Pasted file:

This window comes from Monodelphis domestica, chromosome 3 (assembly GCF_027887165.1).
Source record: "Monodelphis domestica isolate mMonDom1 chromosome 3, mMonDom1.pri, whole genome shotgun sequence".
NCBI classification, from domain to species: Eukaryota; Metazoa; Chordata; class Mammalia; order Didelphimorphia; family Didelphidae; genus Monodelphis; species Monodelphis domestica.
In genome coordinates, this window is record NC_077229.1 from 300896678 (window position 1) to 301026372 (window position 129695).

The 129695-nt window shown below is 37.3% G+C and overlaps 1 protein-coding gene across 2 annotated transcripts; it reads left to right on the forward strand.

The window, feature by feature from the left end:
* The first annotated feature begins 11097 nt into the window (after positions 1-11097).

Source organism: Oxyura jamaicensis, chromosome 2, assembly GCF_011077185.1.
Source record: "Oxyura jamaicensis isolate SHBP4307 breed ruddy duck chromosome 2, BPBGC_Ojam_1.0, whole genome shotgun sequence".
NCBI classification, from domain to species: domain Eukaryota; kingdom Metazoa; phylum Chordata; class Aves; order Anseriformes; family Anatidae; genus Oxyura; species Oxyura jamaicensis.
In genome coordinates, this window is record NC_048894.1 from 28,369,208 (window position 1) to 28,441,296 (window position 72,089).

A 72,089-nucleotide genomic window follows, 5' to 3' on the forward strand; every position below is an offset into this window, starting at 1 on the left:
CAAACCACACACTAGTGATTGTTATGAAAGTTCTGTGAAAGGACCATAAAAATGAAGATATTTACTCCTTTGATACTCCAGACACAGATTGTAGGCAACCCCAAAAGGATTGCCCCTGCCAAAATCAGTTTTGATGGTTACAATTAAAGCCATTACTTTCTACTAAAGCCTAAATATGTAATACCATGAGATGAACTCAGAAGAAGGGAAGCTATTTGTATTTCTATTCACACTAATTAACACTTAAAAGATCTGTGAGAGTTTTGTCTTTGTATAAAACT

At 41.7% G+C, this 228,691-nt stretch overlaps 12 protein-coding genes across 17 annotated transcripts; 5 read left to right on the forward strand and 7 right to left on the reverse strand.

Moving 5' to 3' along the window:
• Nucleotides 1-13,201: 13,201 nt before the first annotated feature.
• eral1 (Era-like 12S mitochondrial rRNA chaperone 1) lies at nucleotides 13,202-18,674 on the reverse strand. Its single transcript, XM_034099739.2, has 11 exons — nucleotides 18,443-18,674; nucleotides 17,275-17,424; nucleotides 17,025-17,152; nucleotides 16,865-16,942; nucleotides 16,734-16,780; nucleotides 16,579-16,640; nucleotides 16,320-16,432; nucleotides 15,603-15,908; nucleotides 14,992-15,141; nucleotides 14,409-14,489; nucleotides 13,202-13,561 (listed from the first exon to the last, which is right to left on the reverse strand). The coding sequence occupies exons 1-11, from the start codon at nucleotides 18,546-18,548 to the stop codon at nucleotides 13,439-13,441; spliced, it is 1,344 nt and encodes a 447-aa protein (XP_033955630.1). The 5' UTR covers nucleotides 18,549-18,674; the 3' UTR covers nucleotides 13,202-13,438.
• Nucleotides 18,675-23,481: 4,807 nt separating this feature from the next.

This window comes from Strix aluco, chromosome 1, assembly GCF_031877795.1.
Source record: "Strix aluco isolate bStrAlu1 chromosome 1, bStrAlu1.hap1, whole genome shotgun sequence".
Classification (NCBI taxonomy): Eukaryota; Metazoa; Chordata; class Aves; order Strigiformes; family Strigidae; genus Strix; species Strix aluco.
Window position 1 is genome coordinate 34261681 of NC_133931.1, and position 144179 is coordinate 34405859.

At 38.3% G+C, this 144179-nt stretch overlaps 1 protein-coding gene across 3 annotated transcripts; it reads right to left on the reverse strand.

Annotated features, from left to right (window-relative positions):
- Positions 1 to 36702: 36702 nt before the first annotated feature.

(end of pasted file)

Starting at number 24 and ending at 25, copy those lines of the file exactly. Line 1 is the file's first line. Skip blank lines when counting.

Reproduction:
Annotated features, from left to right (window-relative positions):
- Positions 1 to 36702: 36702 nt before the first annotated feature.